When Israel’s Chief Rabbinate told an American immigrant she could not get married in Israel because her overseas Orthodox conversion to Judaism wasn’t “kosher,” she turned to a soft-spoken but determined U.S.-born reformer named Seth Farber.
“I called the rabbi who converted me in New York and he told me to hang up the phone and call Rabbi Farber, because he helps converts deal with the rabbinical courts in Israel,” said Nicole Hillel, the convert.
Farber, a Modern Orthodox rabbi, is the founder of ITIM, an organization that helps converts and others navigate the religious establishment’s legendary bureaucracy through activism and legal action.
The rabbinate is notorious for stalling and sometimes overturning recognition of a person’s Jewish status. That status is a prerequisite for anyone who wants to marry as a Jew, be buried in a Jewish cemetery or, in many cases, become a citizen.
Farber experienced the rabbinate’s stonewalling firsthand after having to wait months for a license to perform weddings.
Israel’s religious establishment is led by ultra-Orthodox rabbis guided by a strict reading of the Jewish legal tradition, called halakhah, at a time when less than 10 percent of Israeli Jews are Haredi, or ultra-Orthodox.
This disconnect, he said, “leads to a lot of tension.”
Farber, whose great-great-great-grandfather was Moshe Sofer (Chatam Sofer), a European rabbi and scholar renowned for his rejection of religious innovation, said his own more pluralist U.S. upbringing convinced him “there must be a better way to counter disenfranchisement.”
Fourteen years after its founding, ITIM’s help center receives about 5,000 calls a year and has become a lifeline for people struggling for official recognition.
“Someone might want to get buried in Israel and the rabbinical courts’ strict reading of halakhah might not allow that,” Farber said. “A woman might want to say kaddish, the memorial prayer, or give a eulogy at a loved one’s graveside but the burial society won’t permit it because she’s a woman. Sometimes we help agunot, women whose husbands refuse to grant them a religious divorce, or people who the rabbinical authorities consider Jewishly illegitimate.”
Farber spends a lot of time at the Knesset, or parliament, where he apprises lawmakers of his clients’ struggles.
He and ITIM’s legal team can also be found in court. ITIM’s recent Supreme Court victories include the recognition of conversions performed in Orthodox rabbinical courts not affiliated with the Chief Rabbinate — for the purposes of Israeli citizenship — and the right of women to use a ritual bath without an attendant being present.
Farber, who also serves as a congregational rabbi in a Tel Aviv suburb, emphasized that he is trying to reform the rabbinical establishment, not topple it.
“I’m an Orthodox rabbi and I believe in the Jewish legal position. But Jewish law should be dynamic and sensitive to diverse situations. Many people believe the only solution is to disband the rabbinate. I believe there is room for the Jewish state to support and provide Jewish religious services, but there shouldn’t be a monopoly.”
Israel’s ultra-Orthodox rabbis see themselves as standard-bearers for the entire Jewish world and regard other interpretations and practices with suspicion.
“They need to have greater respect for the diversity of the Jewish people and understand that outside Israel the religious customs and traditions are radically different,” Farber said.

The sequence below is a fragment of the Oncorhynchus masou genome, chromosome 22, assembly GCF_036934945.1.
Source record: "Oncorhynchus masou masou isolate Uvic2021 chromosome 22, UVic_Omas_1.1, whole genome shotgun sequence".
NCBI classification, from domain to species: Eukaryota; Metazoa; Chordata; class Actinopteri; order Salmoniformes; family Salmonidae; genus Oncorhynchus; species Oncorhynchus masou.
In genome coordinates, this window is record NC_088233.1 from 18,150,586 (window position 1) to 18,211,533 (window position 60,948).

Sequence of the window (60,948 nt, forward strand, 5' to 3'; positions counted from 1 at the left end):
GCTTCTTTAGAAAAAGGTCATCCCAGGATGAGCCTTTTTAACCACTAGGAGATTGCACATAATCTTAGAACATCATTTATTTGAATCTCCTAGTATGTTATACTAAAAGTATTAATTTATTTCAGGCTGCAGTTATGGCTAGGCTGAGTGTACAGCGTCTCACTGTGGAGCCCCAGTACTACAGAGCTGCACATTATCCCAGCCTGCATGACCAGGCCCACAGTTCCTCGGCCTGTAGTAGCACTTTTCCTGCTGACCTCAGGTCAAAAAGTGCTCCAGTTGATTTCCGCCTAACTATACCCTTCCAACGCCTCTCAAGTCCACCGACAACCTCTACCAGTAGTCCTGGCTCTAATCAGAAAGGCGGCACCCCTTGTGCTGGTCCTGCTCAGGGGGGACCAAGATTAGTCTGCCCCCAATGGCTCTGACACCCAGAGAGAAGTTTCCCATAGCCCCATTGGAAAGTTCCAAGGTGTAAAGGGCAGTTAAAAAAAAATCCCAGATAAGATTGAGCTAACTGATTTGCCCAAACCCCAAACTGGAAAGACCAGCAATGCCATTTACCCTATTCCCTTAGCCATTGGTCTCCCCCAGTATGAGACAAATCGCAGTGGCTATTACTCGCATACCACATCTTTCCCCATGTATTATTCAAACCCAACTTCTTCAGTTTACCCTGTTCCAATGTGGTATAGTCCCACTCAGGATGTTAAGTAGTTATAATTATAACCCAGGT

The rabbinate declined to comment.
Gentle and diplomatic, Farber, 49, a bespectacled father of five, seems like an unlikely person to demand reform from the powerful religious establishment, but rabbinical leaders acknowledge his credentials, even when they oppose his efforts.
A graduate of New York University who received rabbinical ordination from Yeshiva University and a doctorate from Hebrew University, Farber was awarded the “Builder of Zion” award in the Israeli parliament for his contributions as an immigrant to Israeli society.
Founded on a shoestring budget, ITIM now has more than 20 staffers and a $1.7 million budget that comes primarily from private foundations and Jewish federations in the U.S.
In his capacity as a Modern Orthodox community rabbi, Farber has forged strong ties to the non-Orthodox streams and helped organize a rally outside a Reform synagogue after it was vandalized.
And although he is not directly involved in the fight by liberal Jews for a non-Orthodox state-sponsored prayer space at the Western Wall, he supports the struggle.
Daniel Sperber, a Bar-Ilan University expert in the evolution of Jewish law, said Farber “created something new” when he founded ITIM.
“Individual activists have advocated on behalf of converts and others in the past, but not in such an organized way. He is politically adept, legally adept and knowledgeable about Jewish law. He is doing holy work.”
Chuck Davidson, a social activist and advocate for conversion reform, said that while he and Farber differ on strategy, “I consider ITIM one of the most important nonprofit organizations in the state of Israel. He is working within the system and my vision is to bring down the rabbinate, but his work through the courts and the Knesset is making a real impact.”
Nicole Hillel, who was forced to undergo a brief second conversion before the religious authorities deemed her Jewish, urged the religious establishment to be more compassionate.
“There’s the attitude that unless you’re Haredi you’re nothing. This scares away people who might want to become religious and that’s sad,” Hillel said. “We all have to start from somewhere.”
(Michele Chabin is RNS’ Jerusalem correspondent)